The voices of a generation are found in the stories they tell.
Across Liberia, students from Grade 1 to Grade 9 are asked to write fables, stories, biographies, and personal reflections to express their creativity and cultural experiences giving a glimpse into their lives for the 1001 Stories Project. The 1001 Stories Project initiates and provides opportunities for students to improve their literacy, story-writing, and story-telling skills. In Liberia and Ghana, Edify partner schools participate in their own national competition. Each piece is submitted to an independent committee that votes on first, second, and third prize winners. Afterward, every submission is published and uploaded to eReaders via Worldreader, an online digital library, and each student receives their story printed into a personal book. These stories are collected to form 1001 stories of students across the world. It gives us a glimpse into the thoughts, feelings, and experiences of children and for their writing to be shared. In schools where bookshelves are bare, holding your writing in your hands becomes a magical moment and transforms dreams for the future.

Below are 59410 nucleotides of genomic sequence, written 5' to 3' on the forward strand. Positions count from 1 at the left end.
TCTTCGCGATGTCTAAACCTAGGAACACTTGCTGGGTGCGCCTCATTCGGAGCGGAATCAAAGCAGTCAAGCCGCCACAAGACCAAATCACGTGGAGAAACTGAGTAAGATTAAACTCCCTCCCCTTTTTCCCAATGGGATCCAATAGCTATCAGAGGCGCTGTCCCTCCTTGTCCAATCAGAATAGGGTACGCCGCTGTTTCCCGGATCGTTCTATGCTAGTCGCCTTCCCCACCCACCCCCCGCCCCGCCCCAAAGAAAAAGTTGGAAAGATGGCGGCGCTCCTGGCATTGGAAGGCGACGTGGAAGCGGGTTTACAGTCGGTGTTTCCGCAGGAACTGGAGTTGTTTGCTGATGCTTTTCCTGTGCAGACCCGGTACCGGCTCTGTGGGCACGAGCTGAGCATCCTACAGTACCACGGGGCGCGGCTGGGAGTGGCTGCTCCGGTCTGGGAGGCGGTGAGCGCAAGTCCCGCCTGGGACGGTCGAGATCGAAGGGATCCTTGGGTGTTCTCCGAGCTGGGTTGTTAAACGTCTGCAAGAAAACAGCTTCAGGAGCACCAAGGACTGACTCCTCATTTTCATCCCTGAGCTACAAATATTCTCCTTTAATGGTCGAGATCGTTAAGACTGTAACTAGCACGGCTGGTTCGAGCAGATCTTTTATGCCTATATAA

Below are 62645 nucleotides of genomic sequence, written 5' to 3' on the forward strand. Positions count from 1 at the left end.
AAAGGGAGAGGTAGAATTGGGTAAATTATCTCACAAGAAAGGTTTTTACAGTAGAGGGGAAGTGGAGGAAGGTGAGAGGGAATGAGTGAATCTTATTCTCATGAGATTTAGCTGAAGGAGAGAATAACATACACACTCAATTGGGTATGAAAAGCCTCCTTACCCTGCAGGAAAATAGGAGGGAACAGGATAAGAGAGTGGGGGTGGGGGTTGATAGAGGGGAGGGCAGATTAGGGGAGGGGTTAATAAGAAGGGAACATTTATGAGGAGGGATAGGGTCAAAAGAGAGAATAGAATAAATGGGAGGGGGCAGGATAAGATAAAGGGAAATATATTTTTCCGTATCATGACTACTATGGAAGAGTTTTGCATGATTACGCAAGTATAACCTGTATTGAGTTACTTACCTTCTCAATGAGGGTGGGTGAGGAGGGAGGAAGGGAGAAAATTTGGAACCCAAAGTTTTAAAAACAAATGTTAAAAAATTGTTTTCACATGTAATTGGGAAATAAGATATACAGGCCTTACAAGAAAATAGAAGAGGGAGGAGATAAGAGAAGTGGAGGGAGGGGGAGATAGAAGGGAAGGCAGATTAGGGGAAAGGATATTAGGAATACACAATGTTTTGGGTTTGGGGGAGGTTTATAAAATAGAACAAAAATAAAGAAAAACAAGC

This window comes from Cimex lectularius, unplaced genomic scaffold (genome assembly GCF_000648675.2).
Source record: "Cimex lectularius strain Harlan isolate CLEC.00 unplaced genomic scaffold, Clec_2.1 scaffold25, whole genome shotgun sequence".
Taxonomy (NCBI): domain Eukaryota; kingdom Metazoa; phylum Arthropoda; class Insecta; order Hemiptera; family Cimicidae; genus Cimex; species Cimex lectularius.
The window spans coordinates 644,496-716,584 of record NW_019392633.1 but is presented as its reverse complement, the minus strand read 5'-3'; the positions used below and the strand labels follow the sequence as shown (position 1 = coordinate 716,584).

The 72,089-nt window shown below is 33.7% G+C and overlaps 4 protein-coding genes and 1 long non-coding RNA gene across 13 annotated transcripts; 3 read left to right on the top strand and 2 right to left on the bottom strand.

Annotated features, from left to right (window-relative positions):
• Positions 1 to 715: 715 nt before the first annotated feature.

In Liberia, the prize for a first-place story can be life-changing: a 1-year scholarship to their school.
Hannah Deniece Hoff of Senow Academy, an Edify partner school, won the first annual 1001 Stories Project in Liberia in 2018. For her, the scholarship not only changed her life but her family’s too. “Hannah has five siblings. Since her schooling was now paid for, her parents could afford to buy clothes for the rest of her brothers and sisters,” tells Andrew Diggs, Liberia Technology Support Officer.
Hannah’s story, Is This What Life is About!, tells of a little girl, Deniece, who “was not content with what she had.” Her grandmother, Ma Yahyah, “was always grateful to God for what they had,” tells her a story of a guinea fowl who decided to search for a better life by joining a group of chickens.
Hannah shares that she loves to read, dance, and sing. Her future ambition in life is to become a writer. We can’t wait to see how Hannah, and other students across West Africa, use their voice to tell stories of their generation.
Read Hannah’s first-place story here: Is This What Life is About!